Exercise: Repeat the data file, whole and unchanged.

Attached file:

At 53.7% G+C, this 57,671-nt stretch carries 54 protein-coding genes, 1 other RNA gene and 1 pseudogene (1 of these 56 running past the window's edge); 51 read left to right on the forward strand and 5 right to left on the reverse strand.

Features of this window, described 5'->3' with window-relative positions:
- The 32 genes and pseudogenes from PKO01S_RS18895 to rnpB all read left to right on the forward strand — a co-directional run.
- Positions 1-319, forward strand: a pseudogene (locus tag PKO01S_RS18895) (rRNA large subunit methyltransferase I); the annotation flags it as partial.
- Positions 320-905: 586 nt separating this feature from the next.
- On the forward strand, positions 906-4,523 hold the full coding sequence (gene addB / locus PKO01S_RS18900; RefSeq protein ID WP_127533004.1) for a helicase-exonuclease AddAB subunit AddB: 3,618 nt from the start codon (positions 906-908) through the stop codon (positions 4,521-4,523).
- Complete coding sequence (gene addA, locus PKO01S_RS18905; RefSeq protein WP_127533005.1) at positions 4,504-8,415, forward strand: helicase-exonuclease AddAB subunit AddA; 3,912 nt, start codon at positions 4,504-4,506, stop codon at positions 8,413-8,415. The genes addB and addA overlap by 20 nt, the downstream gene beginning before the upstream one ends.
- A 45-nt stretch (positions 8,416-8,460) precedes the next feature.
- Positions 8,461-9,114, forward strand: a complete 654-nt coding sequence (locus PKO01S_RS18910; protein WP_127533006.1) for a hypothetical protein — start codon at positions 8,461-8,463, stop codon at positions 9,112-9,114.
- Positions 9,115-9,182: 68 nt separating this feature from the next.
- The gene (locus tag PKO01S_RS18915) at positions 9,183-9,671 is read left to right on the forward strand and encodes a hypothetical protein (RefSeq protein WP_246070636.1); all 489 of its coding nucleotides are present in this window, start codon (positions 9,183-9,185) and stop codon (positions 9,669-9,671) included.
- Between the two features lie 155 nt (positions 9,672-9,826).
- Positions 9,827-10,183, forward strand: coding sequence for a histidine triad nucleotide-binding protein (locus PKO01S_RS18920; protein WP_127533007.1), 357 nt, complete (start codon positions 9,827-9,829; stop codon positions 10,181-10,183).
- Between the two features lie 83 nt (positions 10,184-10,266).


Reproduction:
At 53.7% G+C, this 57,671-nt stretch carries 54 protein-coding genes, 1 other RNA gene and 1 pseudogene (1 of these 56 running past the window's edge); 51 read left to right on the forward strand and 5 right to left on the reverse strand.

Features of this window, described 5'->3' with window-relative positions:
- The 32 genes and pseudogenes from PKO01S_RS18895 to rnpB all read left to right on the forward strand — a co-directional run.
- Positions 1-319, forward strand: a pseudogene (locus tag PKO01S_RS18895) (rRNA large subunit methyltransferase I); the annotation flags it as partial.
- Positions 320-905: 586 nt separating this feature from the next.
- On the forward strand, positions 906-4,523 hold the full coding sequence (gene addB / locus PKO01S_RS18900; RefSeq protein ID WP_127533004.1) for a helicase-exonuclease AddAB subunit AddB: 3,618 nt from the start codon (positions 906-908) through the stop codon (positions 4,521-4,523).
- Complete coding sequence (gene addA, locus PKO01S_RS18905; RefSeq protein WP_127533005.1) at positions 4,504-8,415, forward strand: helicase-exonuclease AddAB subunit AddA; 3,912 nt, start codon at positions 4,504-4,506, stop codon at positions 8,413-8,415. The genes addB and addA overlap by 20 nt, the downstream gene beginning before the upstream one ends.
- A 45-nt stretch (positions 8,416-8,460) precedes the next feature.
- Positions 8,461-9,114, forward strand: a complete 654-nt coding sequence (locus PKO01S_RS18910; protein WP_127533006.1) for a hypothetical protein — start codon at positions 8,461-8,463, stop codon at positions 9,112-9,114.
- Positions 9,115-9,182: 68 nt separating this feature from the next.
- The gene (locus tag PKO01S_RS18915) at positions 9,183-9,671 is read left to right on the forward strand and encodes a hypothetical protein (RefSeq protein WP_246070636.1); all 489 of its coding nucleotides are present in this window, start codon (positions 9,183-9,185) and stop codon (positions 9,669-9,671) included.
- Between the two features lie 155 nt (positions 9,672-9,826).
- Positions 9,827-10,183, forward strand: coding sequence for a histidine triad nucleotide-binding protein (locus PKO01S_RS18920; protein WP_127533007.1), 357 nt, complete (start codon positions 9,827-9,829; stop codon positions 10,181-10,183).
- Between the two features lie 83 nt (positions 10,184-10,266).